Michael E. Porter

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Michael E. Porter is a leading authority on competitive strategy, the competitiveness and economic development of nations, states, and regions, and the application of competitive principles to social problems such as health care, the environment, and corporate responsibility.

Professor Porter is generally recognized as the father of the modern strategy field, as has been identified in a variety of rankings and surveys as the world's most influential thinker on management and competitiveness.

He is the Bishop William Lawrence University Professor, based at Harvard Business School. A University professorship is the highest professional recognition that can be awarded to a Harvard faculty member. In 2001, Harvard Business School and Harvard University jointly created the Institute for Strategy and Competitiveness, dedicated to furthering Professor Porter's work.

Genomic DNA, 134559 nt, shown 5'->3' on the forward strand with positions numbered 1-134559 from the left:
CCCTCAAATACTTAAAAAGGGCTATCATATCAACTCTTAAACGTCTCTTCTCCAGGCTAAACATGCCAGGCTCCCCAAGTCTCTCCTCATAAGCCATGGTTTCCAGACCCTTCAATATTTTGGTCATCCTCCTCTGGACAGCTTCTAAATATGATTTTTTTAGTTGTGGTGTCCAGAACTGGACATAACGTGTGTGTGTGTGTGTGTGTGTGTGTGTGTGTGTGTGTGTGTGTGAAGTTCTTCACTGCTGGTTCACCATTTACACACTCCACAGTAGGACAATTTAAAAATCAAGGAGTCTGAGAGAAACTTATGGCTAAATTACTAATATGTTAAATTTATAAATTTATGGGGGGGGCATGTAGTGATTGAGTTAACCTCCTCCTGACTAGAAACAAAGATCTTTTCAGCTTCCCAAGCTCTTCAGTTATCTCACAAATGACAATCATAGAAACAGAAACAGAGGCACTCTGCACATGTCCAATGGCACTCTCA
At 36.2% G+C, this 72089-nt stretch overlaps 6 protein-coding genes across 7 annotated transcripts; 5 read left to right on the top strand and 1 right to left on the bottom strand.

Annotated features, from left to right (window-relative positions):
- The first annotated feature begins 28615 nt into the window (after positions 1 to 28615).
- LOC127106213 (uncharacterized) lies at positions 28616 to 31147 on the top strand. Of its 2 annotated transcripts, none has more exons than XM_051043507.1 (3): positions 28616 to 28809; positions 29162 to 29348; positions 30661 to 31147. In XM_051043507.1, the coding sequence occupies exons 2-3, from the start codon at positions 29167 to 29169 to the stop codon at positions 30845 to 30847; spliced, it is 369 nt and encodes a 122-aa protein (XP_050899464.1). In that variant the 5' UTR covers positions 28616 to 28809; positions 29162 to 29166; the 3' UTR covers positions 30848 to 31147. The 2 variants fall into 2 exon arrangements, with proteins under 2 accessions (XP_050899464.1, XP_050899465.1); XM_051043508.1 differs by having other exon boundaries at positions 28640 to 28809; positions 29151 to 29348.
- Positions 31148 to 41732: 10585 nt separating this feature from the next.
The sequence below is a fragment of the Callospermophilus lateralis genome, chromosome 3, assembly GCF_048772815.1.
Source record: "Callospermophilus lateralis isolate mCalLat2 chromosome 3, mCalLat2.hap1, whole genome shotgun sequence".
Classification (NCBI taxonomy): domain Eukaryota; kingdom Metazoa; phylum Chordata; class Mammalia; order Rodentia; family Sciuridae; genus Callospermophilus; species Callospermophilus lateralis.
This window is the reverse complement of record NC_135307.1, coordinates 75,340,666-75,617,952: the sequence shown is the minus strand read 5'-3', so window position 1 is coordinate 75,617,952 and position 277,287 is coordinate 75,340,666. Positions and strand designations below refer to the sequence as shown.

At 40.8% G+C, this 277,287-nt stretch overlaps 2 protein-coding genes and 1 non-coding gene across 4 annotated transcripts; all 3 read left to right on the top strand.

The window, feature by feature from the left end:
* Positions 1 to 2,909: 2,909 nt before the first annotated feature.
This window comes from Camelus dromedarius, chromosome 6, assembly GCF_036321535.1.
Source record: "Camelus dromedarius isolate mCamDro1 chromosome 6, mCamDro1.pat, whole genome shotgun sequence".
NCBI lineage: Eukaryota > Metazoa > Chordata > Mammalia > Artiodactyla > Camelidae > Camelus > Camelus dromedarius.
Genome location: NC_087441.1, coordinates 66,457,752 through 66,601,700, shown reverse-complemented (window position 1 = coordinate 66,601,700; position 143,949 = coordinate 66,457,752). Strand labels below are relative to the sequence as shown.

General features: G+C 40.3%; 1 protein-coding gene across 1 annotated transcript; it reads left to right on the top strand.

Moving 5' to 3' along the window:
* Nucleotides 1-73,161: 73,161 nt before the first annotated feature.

He is the author of 18 books and over 125 articles. He received a B.S.E. with high honors in aerospace and mechanical engineering from Princeton University in 1969, where he was elected to Phi Beta Kappa and Tau Beta Pi. He received an M.B.A. with high distinction in 1971 from the Harvard Business School, where he was a George F. Baker Scholar, and a Ph.D. in Business Economics from Harvard University in 1973.

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Publications

Porter, Michael E. (1980): Competitive Strategy: Techniques for Analyzing Industries and Competitors, Free Press,